2014

FUSE Conference at Bennington College    

What’s the Big Idea?
November 6–7, 2014

Check out video footage of presentations from the 2014 Conference!

To view the schedule: Bennington Schedule

The FUSE conference in Bennington took place over two days—November 6 and 7—and featured speakers, student and faculty panel presentations and discussions, two skills sessions, a journal showcase, and open mic night. An optional half-day excursion was planned on Friday afternoon to the nearby Clark Art Institute in Williamstown, Massachusetts, renowned for its French Impressionist collection—a jewel of a museum.

As prologue to 2014’s conference, we invited everyone to consider FUSE—this congregation of student editors and faculty mentors—through a larger lens. With the increasing publication of undergraduate literary journals online, we saw that communities of writers and editors were eager for more inter-connectedness and wider readership. The FUSE Conference focused its efforts on how to help make that happen—and will continue to do so. But with the 2014 conference, we also wanted to open an inquiry that may deepen and expand these aims.

What’s the big idea? That’s what we wanted to ask ourselves. That is, if we form these connections, and if we increase visibility and readership, what might we make of that, in a larger sense? Here’s one example: a Bennington student who edits the plain china anthology was in Tunisia for spring term to investigate the effects of the Arab Spring. As a result of her work with the anthology, she wanted to investigate international publications that focus on sharing individual perspectives between groups that may be in conflict, with particular interest in the Middle East. She proposed a presentation for FUSE 2014. Another proposal came from a student at the University of Pennsylvania who started The Adroit Journal, which has student editors from around the world and contributors ranging from high school students to established writers.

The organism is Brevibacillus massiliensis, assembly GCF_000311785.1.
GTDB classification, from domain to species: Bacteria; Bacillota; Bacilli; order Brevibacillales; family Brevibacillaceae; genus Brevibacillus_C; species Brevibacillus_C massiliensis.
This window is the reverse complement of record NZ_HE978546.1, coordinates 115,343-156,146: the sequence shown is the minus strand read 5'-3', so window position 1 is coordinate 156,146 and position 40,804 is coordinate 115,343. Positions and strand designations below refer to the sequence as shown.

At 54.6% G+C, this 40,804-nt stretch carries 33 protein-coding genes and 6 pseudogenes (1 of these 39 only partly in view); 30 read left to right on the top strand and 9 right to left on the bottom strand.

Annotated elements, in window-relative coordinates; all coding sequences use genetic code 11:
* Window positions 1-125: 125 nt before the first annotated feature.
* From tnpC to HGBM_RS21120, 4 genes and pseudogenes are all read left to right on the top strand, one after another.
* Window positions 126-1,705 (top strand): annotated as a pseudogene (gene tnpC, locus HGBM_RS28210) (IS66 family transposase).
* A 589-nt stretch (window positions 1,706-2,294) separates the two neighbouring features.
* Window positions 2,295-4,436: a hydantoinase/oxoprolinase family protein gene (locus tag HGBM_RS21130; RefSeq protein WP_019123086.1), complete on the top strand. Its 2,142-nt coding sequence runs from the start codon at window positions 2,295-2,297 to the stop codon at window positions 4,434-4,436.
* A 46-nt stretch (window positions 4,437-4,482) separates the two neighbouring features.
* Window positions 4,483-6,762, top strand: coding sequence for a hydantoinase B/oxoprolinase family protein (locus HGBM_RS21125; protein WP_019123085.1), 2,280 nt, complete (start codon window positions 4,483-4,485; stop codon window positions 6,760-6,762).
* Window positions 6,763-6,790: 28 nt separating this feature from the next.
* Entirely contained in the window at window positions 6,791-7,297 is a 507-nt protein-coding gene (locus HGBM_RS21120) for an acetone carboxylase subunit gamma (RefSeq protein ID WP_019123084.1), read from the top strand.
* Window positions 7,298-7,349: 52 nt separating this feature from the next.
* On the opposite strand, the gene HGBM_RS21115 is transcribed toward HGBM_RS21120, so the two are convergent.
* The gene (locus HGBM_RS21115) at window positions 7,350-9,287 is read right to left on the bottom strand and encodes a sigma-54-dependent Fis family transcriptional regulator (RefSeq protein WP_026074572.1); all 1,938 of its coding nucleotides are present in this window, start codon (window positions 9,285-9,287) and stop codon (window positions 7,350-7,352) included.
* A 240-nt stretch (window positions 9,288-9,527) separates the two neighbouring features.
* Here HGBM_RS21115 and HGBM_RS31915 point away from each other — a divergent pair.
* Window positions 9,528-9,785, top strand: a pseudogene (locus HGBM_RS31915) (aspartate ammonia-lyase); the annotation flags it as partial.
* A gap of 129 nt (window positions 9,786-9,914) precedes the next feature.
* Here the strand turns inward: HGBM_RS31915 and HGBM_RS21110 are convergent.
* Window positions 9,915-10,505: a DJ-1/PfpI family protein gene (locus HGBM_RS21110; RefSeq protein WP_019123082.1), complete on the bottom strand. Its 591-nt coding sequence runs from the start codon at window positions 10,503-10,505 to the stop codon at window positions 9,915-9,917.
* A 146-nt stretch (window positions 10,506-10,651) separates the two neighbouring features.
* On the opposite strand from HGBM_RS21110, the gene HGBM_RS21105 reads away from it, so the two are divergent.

So: We thought about ideas that break boundaries, that perhaps raise the question, Do these collections of young voices matter? And if so, how?

We hope the conference became a call for lit journals across the country to connect actions to aims. Aims: wider readership, more heft. Actions: think bigger: read each other’s journals; actively curate, communicate, collaborate. Consider the building of a community that will not only showcase the best work of young writers across the country—journals without borders, say—but also demonstrate the ways in which your voices matter.

 

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